anyone know how to fix scratches in stainless steel?

Hello group, Building a new house and several things had to be redone. The most important was the vent hood over the cooktop which is a brand new Dacor. The people who were working on the vent scratched the front edge of the Dacor. They are very fine scratches, much like the scratches that make up the pattern in the stainless. It appears to me that if one was to use a light abrasive you could correct the scratches back to original. The builder said "Barkeepers Friend" should fix it right up. Again these are not gouges, but fine rubbing scratches so it looks like an easy fix but wanted to check. Thanks! John
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Sure the builder said that. It does not fix the scratches, it will hid them, sort of, but I'll bet you will still be able to see them even when visitors can't.
There are only two fixes:
1. New hood.
2. Re-polish the hood. You may be able to re-polish just the one surface. I'll bet it will be easier and cheaper to replace it. Trying to get the same quality polish as the original is going to be very difficult.
--
Joseph E. Meehan

26 + 6 = 1 It's Irish Math
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Well if the builder said barkeepers friend why not let him do it. Id say depending on sctatch size they must be sanded out with finer and finer grit. Satin, brushed stainless will be the easiest to fix. But I cant see it from here
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most finishes are applied at the mill literally with sandpaper. the trick would be to find which grade of paper matches the existing pattern (probably 600 grit wet r dry) and figuring out how to keep the motion of the paper nice and straight. if the grit seems to be the same, but it still doesn't look right, you may need to use the paper with lubricants like water or light oil, etc. if there's somewhere on the unit that isn't too visible, i would do some testing there first, in case your first attempts make spots worse than the original problem. if the existing pattern is not straightline, all bets are off :) bill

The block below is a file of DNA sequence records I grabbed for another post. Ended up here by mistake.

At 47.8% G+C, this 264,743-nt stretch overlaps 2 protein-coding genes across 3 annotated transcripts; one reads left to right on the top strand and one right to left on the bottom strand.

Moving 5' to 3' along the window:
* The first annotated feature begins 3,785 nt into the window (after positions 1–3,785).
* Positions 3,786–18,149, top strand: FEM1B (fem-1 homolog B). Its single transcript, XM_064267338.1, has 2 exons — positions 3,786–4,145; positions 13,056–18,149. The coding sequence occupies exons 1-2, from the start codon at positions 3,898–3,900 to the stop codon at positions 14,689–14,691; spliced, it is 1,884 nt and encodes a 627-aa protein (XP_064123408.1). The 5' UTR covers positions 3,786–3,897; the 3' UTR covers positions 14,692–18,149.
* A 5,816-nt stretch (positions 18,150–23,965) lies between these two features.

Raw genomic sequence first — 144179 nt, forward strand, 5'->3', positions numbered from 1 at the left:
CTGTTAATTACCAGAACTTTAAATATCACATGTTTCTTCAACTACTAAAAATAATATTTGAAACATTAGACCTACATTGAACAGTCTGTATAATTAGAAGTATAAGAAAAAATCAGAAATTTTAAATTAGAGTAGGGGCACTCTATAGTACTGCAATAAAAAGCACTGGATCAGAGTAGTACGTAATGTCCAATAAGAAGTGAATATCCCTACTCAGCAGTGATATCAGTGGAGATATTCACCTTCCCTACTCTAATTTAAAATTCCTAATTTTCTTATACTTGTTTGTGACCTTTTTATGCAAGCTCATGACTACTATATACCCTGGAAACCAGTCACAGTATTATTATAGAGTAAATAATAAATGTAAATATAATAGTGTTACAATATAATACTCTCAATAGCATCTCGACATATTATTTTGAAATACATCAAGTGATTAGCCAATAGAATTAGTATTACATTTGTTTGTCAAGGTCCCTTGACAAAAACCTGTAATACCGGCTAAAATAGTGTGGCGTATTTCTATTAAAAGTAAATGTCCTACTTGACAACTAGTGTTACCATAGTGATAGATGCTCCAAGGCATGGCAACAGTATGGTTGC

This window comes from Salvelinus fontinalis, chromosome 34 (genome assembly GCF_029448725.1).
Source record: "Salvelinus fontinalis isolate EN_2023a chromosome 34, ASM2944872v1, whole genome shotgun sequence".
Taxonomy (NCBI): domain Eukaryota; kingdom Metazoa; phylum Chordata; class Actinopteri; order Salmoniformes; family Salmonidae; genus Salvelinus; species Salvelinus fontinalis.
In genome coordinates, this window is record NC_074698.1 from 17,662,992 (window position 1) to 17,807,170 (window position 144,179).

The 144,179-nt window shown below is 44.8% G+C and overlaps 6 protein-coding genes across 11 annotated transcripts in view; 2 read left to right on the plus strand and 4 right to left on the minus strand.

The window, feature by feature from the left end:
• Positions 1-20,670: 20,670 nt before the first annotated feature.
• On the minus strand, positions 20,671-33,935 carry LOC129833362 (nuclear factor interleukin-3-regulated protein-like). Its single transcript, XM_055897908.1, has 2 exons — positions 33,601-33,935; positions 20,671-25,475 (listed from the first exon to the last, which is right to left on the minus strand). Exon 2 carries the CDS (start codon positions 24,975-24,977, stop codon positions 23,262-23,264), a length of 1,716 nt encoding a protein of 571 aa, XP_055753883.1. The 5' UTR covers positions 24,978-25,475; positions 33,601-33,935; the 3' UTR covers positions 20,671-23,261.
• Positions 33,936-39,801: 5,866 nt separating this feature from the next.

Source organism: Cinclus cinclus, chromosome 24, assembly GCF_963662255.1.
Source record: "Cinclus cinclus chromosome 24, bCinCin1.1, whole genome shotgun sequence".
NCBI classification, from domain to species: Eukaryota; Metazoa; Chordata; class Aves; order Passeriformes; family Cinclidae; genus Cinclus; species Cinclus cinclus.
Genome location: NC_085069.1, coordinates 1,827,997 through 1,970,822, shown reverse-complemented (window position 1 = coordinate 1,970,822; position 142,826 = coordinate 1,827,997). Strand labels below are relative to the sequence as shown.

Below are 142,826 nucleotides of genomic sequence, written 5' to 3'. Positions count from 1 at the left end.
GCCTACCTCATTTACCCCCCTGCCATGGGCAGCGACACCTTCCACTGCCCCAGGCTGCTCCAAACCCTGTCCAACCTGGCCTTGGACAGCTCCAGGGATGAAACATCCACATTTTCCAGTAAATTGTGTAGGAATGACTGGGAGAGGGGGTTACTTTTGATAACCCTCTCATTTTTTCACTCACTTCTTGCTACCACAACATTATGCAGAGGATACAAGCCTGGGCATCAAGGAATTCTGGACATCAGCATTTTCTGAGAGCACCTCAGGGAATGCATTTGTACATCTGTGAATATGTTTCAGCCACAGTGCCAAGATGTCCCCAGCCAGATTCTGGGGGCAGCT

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Thanks so much..It looks like the factory finish is "sandpapered" its not that high gloss shine like the put on some stuff. It is the "industrial looking" fishish which looks as if it's put on by finely sanding. These are tiny, and if I were not so picky I would probably not bother with it but would like to make it like it was..Luckily they did not gouge it or anything. This looks as if they drug something across the front edge. Might try the really fine sand paper on the back edge and see how it behaves with the pattern. Thanks so much! John
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Stainless is supposed to scratch. Leave it alone. In 10 years that will just be the first scratch ... if you can still see it. Bartenders Friend is a soft buffing compound that tends to blend the scratches and give the piece character
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Greg wrote:

THANK YOU!!! we have a bingo!

All true.
Good lowered, people. It's a kitchen, not a museum. A scratched up Stainless surface is a badge of honor for a production kitchen, the stuff takes it *all*, year after year without rusting or any other kind of serious decay.
--
The real Tom Pendergast [ So if you meet me, have some courtesy,
aka I-zheet M'drurz [ have some sympathy, and some taste.
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John wrote:

Try what the builder told you, should do it.
-- dadiOH ____________________________
dadiOH's dandies v3.05... ...a help file of info about MP3s, recording from LP/cassette and tips & tricks on this and that. Get it at http://mysite.verizon.net/xico
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John wrote:

I have a stainless steel top on my range. It gets scratched pretty often by pots and pans that are dragged over it.It looks pretty bad when the range hood light is on. Every once in a while, I use one of those scrubby pads (sponge on one side and a green woven scrubber pad on the other). I just scrub the SS with the green side in the direction of the SS grain using Bartender's Friend. It gets all but the deepest scratches out.
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willshak wrote: